2 weeks ago
  • Advancing Pacific Partnerships 2019 launched
    Hon Ron Mark, Minister of Defence Minister of Defence Ron Mark will today launch the Advancing Pacific Partnerships 2019 Defence Assessment  during a speech at Te Papa.  The Assessment outlines how Defence will partner with our Pacific Island neighbours and invest in Pacific regional security architecture. The Plan aligns with the Coalition ...
    2 weeks ago
  • PGF funding could transform Gisborne company into “beacon of employment” in two years
    A new Provincial Growth Fund investment could create about 80 new jobs in Gisborne over the next two years, turning a local small business into a “beacon of employment” in the process. Regional Economic Development Parliamentary Under-Secretary Fletcher Tabuteau said the PGF’s Te Ara Mahi funding stream would provide $1.6m ...
    2 weeks ago
  • Week That Was: Two years of progress
    This week, we’re taking action on climate change, expanding trades education – and celebrating two years of progress! ...
    3 weeks ago
  • Minister of Foreign Affairs to visit the Republic of Korea and Japan
    Rt Hon Winston Peters, Deputy Prime Minister, Minister of Foreign Affairs Minister of Foreign Affairs Winston Peters will travel to the Republic of Korea and Japan next week. “The Republic of Korea and Japan are two of New Zealand’s closest partners in the region with whom we share common values and ...
    3 weeks ago
  • New Zealand to lead Bougainville Referendum Regional Police Support Mission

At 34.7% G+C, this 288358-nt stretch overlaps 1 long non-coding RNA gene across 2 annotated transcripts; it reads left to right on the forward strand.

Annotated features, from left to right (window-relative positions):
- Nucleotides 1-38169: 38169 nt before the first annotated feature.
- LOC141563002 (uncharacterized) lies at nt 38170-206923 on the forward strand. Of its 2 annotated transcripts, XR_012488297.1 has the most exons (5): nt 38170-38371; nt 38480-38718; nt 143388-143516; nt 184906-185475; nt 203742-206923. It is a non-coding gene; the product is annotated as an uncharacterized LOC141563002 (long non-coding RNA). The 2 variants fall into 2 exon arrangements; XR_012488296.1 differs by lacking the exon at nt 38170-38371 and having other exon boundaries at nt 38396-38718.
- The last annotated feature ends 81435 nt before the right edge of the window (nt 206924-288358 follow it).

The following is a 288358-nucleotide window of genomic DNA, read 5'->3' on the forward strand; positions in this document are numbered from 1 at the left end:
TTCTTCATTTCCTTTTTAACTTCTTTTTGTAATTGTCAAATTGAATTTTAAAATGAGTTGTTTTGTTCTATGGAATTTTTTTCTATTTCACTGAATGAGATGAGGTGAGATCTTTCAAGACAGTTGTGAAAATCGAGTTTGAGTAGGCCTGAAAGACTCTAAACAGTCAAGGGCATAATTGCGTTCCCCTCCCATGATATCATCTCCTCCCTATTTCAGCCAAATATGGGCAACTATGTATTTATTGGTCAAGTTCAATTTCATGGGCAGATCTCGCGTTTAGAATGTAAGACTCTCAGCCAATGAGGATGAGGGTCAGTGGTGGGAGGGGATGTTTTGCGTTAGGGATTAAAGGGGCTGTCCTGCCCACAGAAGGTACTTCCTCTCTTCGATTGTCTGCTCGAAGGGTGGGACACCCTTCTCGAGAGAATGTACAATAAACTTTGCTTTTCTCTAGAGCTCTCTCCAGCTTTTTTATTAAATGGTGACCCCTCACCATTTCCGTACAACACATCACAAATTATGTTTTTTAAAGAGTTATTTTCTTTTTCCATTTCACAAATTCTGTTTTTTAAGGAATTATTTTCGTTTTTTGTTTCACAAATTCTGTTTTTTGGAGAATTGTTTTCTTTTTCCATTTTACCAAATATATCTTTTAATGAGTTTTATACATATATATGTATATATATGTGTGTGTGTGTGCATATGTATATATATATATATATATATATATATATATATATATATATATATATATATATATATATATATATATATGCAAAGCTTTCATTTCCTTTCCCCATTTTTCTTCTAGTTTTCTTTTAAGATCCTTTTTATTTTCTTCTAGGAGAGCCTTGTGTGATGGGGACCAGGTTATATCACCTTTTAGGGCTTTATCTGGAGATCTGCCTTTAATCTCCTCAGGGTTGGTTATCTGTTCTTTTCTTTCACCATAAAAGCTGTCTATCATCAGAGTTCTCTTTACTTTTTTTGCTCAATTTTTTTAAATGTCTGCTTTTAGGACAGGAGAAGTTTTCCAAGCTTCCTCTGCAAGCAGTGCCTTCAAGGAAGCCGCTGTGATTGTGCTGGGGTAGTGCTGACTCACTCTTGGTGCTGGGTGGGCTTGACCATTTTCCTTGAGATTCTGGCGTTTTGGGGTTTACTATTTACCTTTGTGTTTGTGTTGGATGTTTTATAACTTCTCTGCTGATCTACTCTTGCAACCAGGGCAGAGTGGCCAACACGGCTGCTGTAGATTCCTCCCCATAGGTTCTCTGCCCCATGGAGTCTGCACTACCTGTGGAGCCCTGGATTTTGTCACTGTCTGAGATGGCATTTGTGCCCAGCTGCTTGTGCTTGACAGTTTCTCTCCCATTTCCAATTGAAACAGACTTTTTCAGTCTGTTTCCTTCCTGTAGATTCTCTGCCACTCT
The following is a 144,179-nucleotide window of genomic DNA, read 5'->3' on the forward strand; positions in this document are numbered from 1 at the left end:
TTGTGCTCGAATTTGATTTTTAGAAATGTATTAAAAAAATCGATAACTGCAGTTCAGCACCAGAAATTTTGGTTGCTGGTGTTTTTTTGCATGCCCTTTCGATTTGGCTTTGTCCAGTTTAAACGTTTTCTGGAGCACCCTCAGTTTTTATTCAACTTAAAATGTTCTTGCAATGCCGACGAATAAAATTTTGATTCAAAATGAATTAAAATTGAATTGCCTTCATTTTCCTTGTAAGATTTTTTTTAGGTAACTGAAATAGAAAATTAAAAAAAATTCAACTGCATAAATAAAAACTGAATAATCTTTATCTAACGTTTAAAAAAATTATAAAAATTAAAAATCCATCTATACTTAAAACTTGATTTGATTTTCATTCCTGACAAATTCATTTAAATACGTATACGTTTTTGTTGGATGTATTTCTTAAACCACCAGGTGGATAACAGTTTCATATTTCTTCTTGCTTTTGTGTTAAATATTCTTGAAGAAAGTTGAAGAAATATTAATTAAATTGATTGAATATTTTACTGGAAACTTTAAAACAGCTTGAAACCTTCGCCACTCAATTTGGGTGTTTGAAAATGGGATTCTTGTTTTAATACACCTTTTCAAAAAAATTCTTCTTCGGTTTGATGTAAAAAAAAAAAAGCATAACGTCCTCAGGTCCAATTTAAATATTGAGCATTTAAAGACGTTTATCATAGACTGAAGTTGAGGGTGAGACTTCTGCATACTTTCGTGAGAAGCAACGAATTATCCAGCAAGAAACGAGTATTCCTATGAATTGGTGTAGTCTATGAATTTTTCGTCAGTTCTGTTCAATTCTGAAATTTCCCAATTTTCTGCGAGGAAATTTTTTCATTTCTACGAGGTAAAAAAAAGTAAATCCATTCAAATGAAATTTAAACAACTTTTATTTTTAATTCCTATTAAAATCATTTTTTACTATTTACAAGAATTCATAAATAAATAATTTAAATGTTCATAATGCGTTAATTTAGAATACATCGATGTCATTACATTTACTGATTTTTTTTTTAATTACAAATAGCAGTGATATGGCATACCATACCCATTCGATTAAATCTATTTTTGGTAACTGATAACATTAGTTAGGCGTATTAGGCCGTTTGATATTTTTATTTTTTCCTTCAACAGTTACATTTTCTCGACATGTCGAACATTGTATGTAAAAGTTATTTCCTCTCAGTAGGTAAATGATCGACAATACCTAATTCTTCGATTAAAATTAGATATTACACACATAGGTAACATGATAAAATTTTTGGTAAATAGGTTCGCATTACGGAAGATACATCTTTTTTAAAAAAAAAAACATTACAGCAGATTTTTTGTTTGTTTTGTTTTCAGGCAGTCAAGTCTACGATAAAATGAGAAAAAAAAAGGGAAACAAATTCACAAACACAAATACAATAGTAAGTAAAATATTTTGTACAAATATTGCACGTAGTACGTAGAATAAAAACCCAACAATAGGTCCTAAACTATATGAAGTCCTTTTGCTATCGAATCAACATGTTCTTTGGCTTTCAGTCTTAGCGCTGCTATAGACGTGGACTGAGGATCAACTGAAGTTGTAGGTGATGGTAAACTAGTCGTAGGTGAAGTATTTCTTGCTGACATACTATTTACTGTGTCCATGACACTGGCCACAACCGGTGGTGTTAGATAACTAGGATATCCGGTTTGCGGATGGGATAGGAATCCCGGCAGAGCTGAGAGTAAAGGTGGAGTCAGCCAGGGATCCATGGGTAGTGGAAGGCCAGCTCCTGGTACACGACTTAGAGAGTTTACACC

Rt Hon Winston Peters, Deputy Prime Minister, Minister of Foreign Affairs Minister of Foreign Affairs Winston Peters has announced today that New Zealand is leading a police support mission in Bougainville as the region prepares to vote in a non-binding referendum on its political future. “New Zealand has accepted an invitation ...
    3 weeks ago
  • We’re taking action on climate change
    “I refuse to accept the challenge of climate change is too hard to solve.” – Jacinda Ardern ...
    3 weeks ago
  • Shane Jones annoyed at “elevated sense of entitlement from a lot of immigrant leaders”
    New Zealand First MP Shane Jones is defending Immigration New Zealand (INZ) after it instructed officials to stop granting visas as an exception to instructions. He has also lashed out at immigrant leaders upset with the tightening of the rules, saying they had an “elevated sense of entitlement”. Members of ...
    3 weeks ago
  • New Zealand public likely to vote on euthanasia bill thanks to NZ First
    A change to the End of Life Choice Bill was passed in Parliament, meaning if politicians decide to vote for the law it must be approved by the public first. A binding referendum was a condition insisted on by New Zealand First, and Jenny Marcroft’s supplementary order paper (SOP) successfully ...
    3 weeks ago

  • Fisheries innovation projects supported
    Groups involved with innovative fisheries research projects are encouraged to apply for government support in the latest funding round from the Sustainable Food and Fibre Futures programme. Fisheries Minister Stuart Nash says the SFF Futures funding is designed to be flexible enough to support small or large projects across a ...
    BeehiveBy beehive.govt.nz
    43 mins ago
  • Government fixes culturally arranged marriage visa issue
    The Government has fixed an issue affecting how Immigration New Zealand has processed visa applications for culturally arranged marriages, which will now see a consistent process applied which ensures people with legitimate arranged marriages can visit New Zealand while also preventing any rorting of the system. Earlier this year Immigration ...